Geo-Marine Letters

, Volume 36, Issue 4, pp 271–280 | Cite as

Indices based on silicoflagellate assemblages offer potential for paleo-reconstructions of the main oceanographic zones of the Southern Ocean

  • Andrés S. Rigual-HernándezEmail author
  • Thomas W. Trull
  • Kevin McCartney
  • Anne-Marie Ballegeer
  • Kelly-Anne Lawler
  • Stephen G. Bray
  • Leanne K. Armand


This study reports detailed silicoflagellate assemblage composition and annual seasonal flux from sediment traps at four locations along a transect across the Southern Ocean frontal systems. The four traps sampled the central Subantarctic Zone (SAZ, 47°S site), the Subantarctic Front (SAF, 51°S site), the Polar Frontal Zone (54°S site) and the Antarctic Zone (61°S site) across the 140°E longitude. Annual silicoflagellate fluxes to the deep ocean exhibited a similar latitudinal trend to those of diatom fluxes reported in previous work, with maxima in the Antarctic Zone and minima in the Subantarctic Zone. The data suggest that, along with diatoms, silicoflagellates are important contributors to biogenic silica export at all sites, particularly in the Subantarctic Zone. Two main silicoflagellate genera were observed, with Stephanocha sp. (previously known as Distephanus) dominating polar waters and Dictyocha sp. important in sub-polar waters. This is consistent with previous use of the Dictyocha / Stephanocha ratio to infer paleotemperatures and monitor shifts in the position of the Polar Frontal Zone in the sedimentary record. It appears possible to further refine the application of this approach by using the ratio between two Dictyocha species, because Dictyocha aculeata dominated at the Subantarctic Front, while Dictyocha stapedia dominated in the central Subantarctic Front. Given the well-defined environmental affinities of both species, a new SAF silicoflagellate index (SAF-SI) based on this ratio is proposed as a useful diagnostic for SAF and SAZ water mass signatures in the Plio-Pleistocene and Holocene sedimentary record.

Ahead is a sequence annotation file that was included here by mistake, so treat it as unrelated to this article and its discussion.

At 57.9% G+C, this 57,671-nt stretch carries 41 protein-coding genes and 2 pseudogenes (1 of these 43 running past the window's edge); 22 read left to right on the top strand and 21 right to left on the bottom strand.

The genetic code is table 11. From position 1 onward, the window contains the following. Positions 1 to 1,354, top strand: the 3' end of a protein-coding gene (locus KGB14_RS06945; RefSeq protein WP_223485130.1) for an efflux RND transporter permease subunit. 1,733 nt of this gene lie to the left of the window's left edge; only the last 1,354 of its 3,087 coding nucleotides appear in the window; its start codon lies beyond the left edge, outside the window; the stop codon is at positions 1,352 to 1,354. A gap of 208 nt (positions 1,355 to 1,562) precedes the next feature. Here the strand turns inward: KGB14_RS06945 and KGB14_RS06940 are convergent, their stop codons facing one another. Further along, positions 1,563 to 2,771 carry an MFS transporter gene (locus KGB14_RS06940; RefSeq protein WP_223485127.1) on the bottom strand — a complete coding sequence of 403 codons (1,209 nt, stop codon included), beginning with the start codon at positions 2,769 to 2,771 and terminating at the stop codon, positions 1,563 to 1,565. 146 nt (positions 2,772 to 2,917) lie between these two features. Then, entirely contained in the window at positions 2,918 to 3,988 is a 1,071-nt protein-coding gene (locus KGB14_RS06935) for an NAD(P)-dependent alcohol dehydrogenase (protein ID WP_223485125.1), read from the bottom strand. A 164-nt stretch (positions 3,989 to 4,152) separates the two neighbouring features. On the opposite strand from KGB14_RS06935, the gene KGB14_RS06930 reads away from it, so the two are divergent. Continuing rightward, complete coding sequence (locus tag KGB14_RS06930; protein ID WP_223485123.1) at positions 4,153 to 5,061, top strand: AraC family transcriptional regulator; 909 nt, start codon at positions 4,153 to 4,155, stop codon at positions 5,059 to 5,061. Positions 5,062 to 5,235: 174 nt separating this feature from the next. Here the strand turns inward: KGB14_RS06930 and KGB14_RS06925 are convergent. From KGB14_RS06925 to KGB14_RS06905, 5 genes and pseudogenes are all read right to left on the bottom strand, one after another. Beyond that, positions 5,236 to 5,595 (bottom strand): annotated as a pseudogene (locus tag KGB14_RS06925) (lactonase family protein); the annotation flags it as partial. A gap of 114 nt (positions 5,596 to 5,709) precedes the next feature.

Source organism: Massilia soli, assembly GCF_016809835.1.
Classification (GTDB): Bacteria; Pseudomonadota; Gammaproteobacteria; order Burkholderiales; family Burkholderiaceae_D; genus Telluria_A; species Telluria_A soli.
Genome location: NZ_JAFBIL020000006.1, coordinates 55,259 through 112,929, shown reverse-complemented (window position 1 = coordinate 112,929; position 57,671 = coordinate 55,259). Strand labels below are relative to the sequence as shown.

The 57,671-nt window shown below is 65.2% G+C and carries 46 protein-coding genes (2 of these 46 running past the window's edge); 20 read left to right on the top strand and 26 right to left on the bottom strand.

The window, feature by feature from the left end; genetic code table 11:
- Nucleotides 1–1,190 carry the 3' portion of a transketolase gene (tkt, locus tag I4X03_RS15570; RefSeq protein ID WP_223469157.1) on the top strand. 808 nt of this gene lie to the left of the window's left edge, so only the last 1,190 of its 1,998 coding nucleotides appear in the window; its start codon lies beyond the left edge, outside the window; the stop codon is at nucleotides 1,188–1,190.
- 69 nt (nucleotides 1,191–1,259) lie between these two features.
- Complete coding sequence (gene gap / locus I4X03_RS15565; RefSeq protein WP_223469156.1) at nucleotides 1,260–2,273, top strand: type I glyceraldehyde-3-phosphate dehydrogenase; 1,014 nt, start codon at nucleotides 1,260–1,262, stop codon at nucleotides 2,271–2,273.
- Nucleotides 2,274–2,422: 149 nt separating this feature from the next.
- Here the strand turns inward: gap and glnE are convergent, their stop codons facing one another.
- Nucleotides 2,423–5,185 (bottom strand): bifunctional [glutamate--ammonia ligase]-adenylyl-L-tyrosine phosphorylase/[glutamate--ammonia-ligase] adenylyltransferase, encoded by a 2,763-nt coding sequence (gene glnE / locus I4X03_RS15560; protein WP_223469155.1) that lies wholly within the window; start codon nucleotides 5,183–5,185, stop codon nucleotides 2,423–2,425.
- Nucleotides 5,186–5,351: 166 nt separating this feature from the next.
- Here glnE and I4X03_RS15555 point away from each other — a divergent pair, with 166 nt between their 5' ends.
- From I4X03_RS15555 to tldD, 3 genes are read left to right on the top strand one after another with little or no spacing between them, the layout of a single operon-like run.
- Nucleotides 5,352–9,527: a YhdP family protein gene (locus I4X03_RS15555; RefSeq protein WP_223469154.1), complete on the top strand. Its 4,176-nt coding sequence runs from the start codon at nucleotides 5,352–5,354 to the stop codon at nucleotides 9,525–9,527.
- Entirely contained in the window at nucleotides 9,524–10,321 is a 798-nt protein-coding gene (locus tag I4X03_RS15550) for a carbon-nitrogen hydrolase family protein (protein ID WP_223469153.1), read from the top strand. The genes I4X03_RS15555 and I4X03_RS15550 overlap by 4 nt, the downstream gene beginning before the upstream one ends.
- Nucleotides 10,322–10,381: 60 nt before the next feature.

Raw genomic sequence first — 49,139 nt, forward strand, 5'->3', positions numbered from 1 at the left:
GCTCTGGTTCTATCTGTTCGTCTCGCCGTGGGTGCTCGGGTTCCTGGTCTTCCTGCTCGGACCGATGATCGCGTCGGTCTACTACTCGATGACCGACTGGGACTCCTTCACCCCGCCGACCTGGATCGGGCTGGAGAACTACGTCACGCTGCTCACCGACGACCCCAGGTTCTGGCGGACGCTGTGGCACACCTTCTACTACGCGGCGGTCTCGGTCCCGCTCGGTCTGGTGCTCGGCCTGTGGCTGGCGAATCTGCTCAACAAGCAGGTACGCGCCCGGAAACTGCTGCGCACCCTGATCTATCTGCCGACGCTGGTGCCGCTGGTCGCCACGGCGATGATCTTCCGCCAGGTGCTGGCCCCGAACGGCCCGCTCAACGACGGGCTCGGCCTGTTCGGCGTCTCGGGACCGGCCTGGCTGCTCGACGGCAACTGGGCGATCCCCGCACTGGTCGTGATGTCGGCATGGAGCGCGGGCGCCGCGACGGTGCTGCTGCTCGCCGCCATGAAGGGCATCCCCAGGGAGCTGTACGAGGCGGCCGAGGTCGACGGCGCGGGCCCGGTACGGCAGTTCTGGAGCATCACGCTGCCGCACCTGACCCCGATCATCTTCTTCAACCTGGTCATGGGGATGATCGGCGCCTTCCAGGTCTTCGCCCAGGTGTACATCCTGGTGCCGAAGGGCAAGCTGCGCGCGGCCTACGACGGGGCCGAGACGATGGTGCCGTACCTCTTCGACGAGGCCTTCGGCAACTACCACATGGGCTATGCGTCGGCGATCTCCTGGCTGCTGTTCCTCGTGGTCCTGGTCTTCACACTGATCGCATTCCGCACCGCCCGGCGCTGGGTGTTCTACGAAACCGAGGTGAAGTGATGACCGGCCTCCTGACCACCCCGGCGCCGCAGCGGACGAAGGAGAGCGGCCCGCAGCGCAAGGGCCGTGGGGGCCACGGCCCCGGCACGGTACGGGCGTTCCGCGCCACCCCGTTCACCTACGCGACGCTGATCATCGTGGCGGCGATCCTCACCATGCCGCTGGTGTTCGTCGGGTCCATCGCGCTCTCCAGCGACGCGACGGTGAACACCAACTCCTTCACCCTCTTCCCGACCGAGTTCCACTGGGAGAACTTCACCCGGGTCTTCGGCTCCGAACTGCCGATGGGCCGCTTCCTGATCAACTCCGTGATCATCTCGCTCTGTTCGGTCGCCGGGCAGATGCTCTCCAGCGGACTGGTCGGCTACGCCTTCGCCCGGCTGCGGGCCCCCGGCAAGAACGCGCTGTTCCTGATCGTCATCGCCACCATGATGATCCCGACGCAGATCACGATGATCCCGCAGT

Southern Ocean Sediment Trap Antarctic Circumpolar Current Mooring Line Zonal System 
These keywords were added by machine and not by the authors. This process is experimental and the keywords may be updated as the learning algorithm improves.



The present work was made possible by the Australian Government’s Australian Antarctic Science Grant Program (Project number 4078) and Macquarie University (A. Rigual-Hernández and L. Armand). The SAZ Project sediment trap moorings received support from the Australian Antarctic Sciences awards AAS1156 and AA2256 (T. Trull), the US National Science Foundation Office of Polar Programs (R. Francois, T. Trull, S. Honjo and S. Manganini), the Belgian Science and Policy Office (F. Dehairs), CSIRO Marine Laboratories, and the Australian Integrated Marine Observing System (of which they are currently a component of the IMOS Southern Ocean Time Series Facility; The authors acknowledge the assistance of Nicole Vella from the Macquarie University Microscopy Unit in the SEM analysis. The article benefitted from constructive comments from two anonymous reviewers.

Compliance with ethical standards

Conflict of interest

The authors declare that there is no conflict of interest with third parties.

Supplementary material

367_2016_444_MOESM1_ESM.xls (40 kb)
ESM 1 (XLS 40 kb)


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Copyright information

© Springer-Verlag Berlin Heidelberg 2016

Authors and Affiliations

  • Andrés S. Rigual-Hernández
    • 1
    Email author
  • Thomas W. Trull
    • 2
    • 3
  • Kevin McCartney
    • 4
  • Anne-Marie Ballegeer
    • 1
  • Kelly-Anne Lawler
    • 1
  • Stephen G. Bray
    • 2
  • Leanne K. Armand
    • 1
  1. 1.Marine Research Centre, Department of Biological SciencesMacquarie UniversityNorth RydeAustralia
  2. 2.Antarctic Climate and Ecosystems Cooperative Research CentreUniversity of TasmaniaHobartAustralia
  3. 3.CSIRO Oceans and Atmosphere FlagshipHobartAustralia
  4. 4.Department of Environmental StudiesUniversity of Maine at Presque IslePresque IsleUSA

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